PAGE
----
The Road to Conserving Native Plains Wildlife
The Code of the West and "doing the right thing" are more than abstract expressions when it comes to managing our prairie grasslands in states like Wyoming, South Dakota and Montana. These expressions are the basis of a long-standing arguments around managing prairie dogs and can have a different meaning to ranchers and conservationists involved.
Our grasslands provide a home for prairie wildlife and forage for livestock. Management of the lands is complex as federal parcels are intermingled with private and state lands. Federal lands were originally set aside for agriculture purposes in the first half of the 20th century so for some ranchers, “doing the right thing” means putting ranching interests first, supporting their cattle and honoring the historical intentions.
For conservationists, “doing the right thing” means protecting wildlife resources and restoring the grassland’s natural balance. And, as prairie dogs are a keystone species they need to be conserved in large complexes in order to support the many associated species relying on them — like endangered black-footed ferrets, swift fox, burrowing owls, and mountain plover.
Despite the controversies, cattle and prairie dogs can and do coexist. These seemingly disparate interests are not mutually exclusive.
There is a lot at stake when it comes to our grasslands. Prairie dog colonies are an important part of a fully functioning Great Plains ecosystem but we’ve lost 95 percent of their historic range. Our national grasslands — such as Thunder Basin National Grassland in Wyoming and Conta Basin, Buffalo Gap National Grassland in South Dakota — are some of the best locations for maintaining a fully functioning complex of prairie dog colonies. Prairie vestiges like these have become too few and isolated from each other, contributing to significant loss of wildlife. Prairie dogs can coexist with cattle operations, just as the species did when we had hundreds of bison herds roaming the prairie.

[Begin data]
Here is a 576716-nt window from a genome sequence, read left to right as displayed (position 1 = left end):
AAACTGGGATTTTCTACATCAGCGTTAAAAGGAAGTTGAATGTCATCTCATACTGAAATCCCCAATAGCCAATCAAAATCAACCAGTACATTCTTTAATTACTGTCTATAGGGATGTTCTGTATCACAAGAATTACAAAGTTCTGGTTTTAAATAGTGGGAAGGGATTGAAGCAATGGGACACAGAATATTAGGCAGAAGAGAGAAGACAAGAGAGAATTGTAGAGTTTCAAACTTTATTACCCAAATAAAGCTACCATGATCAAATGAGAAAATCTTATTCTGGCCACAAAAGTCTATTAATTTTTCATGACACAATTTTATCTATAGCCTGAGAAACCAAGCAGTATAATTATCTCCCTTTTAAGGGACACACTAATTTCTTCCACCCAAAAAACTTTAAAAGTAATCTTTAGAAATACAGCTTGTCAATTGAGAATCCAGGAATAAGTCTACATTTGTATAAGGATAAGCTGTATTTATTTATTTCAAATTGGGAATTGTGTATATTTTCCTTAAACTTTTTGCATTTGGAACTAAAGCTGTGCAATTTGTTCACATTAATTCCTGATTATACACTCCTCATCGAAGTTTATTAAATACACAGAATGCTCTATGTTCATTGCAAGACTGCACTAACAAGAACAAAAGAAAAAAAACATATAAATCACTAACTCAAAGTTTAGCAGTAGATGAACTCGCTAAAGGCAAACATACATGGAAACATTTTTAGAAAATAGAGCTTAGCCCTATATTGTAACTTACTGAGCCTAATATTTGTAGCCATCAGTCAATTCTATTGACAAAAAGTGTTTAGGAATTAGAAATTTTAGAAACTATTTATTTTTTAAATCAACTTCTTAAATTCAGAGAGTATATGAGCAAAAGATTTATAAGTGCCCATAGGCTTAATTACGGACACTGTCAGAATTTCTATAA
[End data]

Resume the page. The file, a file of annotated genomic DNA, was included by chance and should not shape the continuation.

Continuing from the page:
Conserving our natural heritage is just as important as maintaining our agricultural history in the rural West. Combined, they create a unique sense of place. There really is room for both the rancher’s way of life and conserving a healthy environment. Our Code of the West challenge is to make it work.
One approach is like the old saying, “you can't really understand another person’s experience until you've walked a mile in their shoes.” By having a better understanding of the other stakeholders' perspectives, we are hopeful more dialogue will take shape and create a path forward for long-term solutions.
The question remains though: what exactly is the balance we need to strike on our national grasslands? For Defenders of Wildlife and members across the nation, we are working to achieve this balance with the common goal of healthy grasslands. This means we need to have more compromise for conserving prairie dogs. We need to work together on positive solutions going forward. And we need to do the right thing for the prairie.
This is the first installment in our new monthly blog series, The Road to Conserving Native Plains Wildlife. Check back at the end of August for the next part.